Ferne J. Mullen
Interviewed by Jean McDowell in Moab, June, 2003.
(Ferne’s two daughters, Mary McGann and Pat Mullen are also in attendance.) I will try to identify they as (Mary) and (Pat) during any question/answer period.
Q (Jean): So we’ve got two daughters here. We’ve got Mary McGann and Pat Mullen here. So, Ferne, tell me about yourself. Where did you grow up?
A (Ferne): I grew up in Evergreen, Colorado.
Q: Just west of Denver?
A: Yes. My father was a farmer and road official. He worked for the county on the highway. They were both born in Colorado. And, I lived there until I went to nurses training.
Q: Where did you go for nurses training?
A: St. Anthony’s Hospital.
Q: In Denver? So you took nurse’s training in Denver?
A: I did. I got married right after I graduated. And my husband ….
Daughter: What ? I thought you got married while you were in school.
A: I was through school but I had not taken my state boards yet.
Q: How did you meet your husband?
A: I knew him practically all my life.
Q: So, he was from Evergreen?
A: No, he lived in Denver but they had a summer place in Evergreen. And, we got married and right after we got married we moved to Climax, Colorado. He was a mining engineer. I got a job in the hospital. We lived there for 13 years.
Q: In Climax?
A: Yes. I had a son born there, and one child which died after birth. Then, after we left Climax, we moved to Nye, Montana, a copper mine. The reason we left Climax — we loved it up there but the altitude was over 12,000 feet and your blood thickens at that age. So,…
Q: Which age? You weren’t too old by then, were you?
A: I was in my 20’s and we were in Climax where he worked for a copper mine up there and I was their nurse on call. Because, I guess their insurance…
Q: So how was it living up in Climax?
A: In Climax? Winter, except for 2 months of summer. We had July and August as summer. But we loved it.
Q: So you had one son up there?
(Mary?): And then I was born there.
A: And then we moved to Montana because of the altitude
Q: Copper in Montana?
A: Copper Mountain up there.
A: No it was a town by then. Columbus was the largest town close to us. Between Butte and Billings. And my daughter Pat was born in Billings, Montana. The mine was closing down so we moved to Grand Junction because the uranium was just starting then and we got a house and lived in Grand Junction. My husband usually worked in Utah. He had a job and he had to work and we had weekends together.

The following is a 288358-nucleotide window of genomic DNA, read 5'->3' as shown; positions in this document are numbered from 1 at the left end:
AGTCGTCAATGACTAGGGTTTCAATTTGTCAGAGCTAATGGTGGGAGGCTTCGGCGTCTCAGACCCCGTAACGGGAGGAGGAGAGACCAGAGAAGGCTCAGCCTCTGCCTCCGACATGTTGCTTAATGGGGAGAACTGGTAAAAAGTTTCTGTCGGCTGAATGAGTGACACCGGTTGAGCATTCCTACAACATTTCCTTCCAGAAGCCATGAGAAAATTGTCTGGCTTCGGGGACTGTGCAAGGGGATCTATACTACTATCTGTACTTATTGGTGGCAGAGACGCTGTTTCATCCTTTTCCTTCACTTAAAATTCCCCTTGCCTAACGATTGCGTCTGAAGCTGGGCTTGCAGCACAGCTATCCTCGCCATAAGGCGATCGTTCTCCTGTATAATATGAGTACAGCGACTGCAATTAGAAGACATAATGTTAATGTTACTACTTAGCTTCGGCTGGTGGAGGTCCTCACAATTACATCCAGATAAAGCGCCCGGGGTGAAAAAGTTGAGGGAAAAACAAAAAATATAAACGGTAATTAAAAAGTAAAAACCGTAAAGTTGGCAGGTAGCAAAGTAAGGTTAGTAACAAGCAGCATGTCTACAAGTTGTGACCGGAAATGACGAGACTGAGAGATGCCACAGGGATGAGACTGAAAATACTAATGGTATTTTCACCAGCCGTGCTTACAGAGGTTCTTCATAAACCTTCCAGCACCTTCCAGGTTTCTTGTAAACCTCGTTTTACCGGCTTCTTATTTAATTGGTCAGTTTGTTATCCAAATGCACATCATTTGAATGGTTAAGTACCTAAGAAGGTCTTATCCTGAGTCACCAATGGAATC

Q: Did you say it was Grand Junction? Somewhere I got the idea it was 1957 when you came to Moab?
A: We moved to Grand Junction and then he was transferred from his job … what was the name of that mining outfit down below? … out by Hanksville?
Q: Oh, Temple Mountain?
A: Yes. So as soon as that mine was mined out, he came to work for Hidden Splendor.
Q: Oh, Hidden Splendor over on the Muddy?
A: Yes. So we moved here. He was transferred here and moved here and had to stay until we found housing because there wasn’t very much housing.
Q: So those were boom times?
A: You are absolutely …
Q: So what were boom times like? Where did you live?
A: The engineers…they had people they had houses for.
Q: Oh, so the company had…?
A: The company had houses on Mt. View Drive here in Moab. But there wasn’t an opening until somebody left. When they left, they’d only lived in it a few months.
Q: So what was it like in times like that?
A: Well, I’ll tell you. It was exciting.
A: Yes, it really was. I got a job at the hospital. My husband was working at the mine. I didn’t go to work until Pat started to school. When she started to school, I started working full time at the hospital. And I was put in as Director of Nurses.
Q: I forget the dates. Was Allen Memorial Hospital there?
A: The new one was. It had just been open a few years. I think it opened in, let’s see, I think it was David Allen that was the first baby born there.
Q: Oh yes, we have the incubator there with …. they said 15 watt light bulb. They said 25 but we have a 15 watt light bulb.
A: So then I started working there. And we were so busy. They were building the mill and the mines were going. They had this building thing on. Building a railroad. Building houses and a grocery store. There was only one little grocery store run by a local, let’s see, Miller’s little grocery store. Down on the corner where that restaurant is now (northwest corner of Main and Center Streets). And, it had one street and it turned up past the Court House and wandered out toward Spanish Valley. They were building roads.
Q: Were most of the things you treated injuries or what? Babies?
A: I think…… well, we had lots of babies too. We had one baby a day.
Q: A day? A baby a day?
A: A baby a day at one time. Sometimes, maybe we would have 2 or 3 but one day it ended up we had 30 births. And we were so busy because of all the construction that was going on.
A: Oh yes. Not necessarily the mine injuries but it was the people building the railroads and all those things and that was the busiest place and, of course, there had never been many nurses in Moab.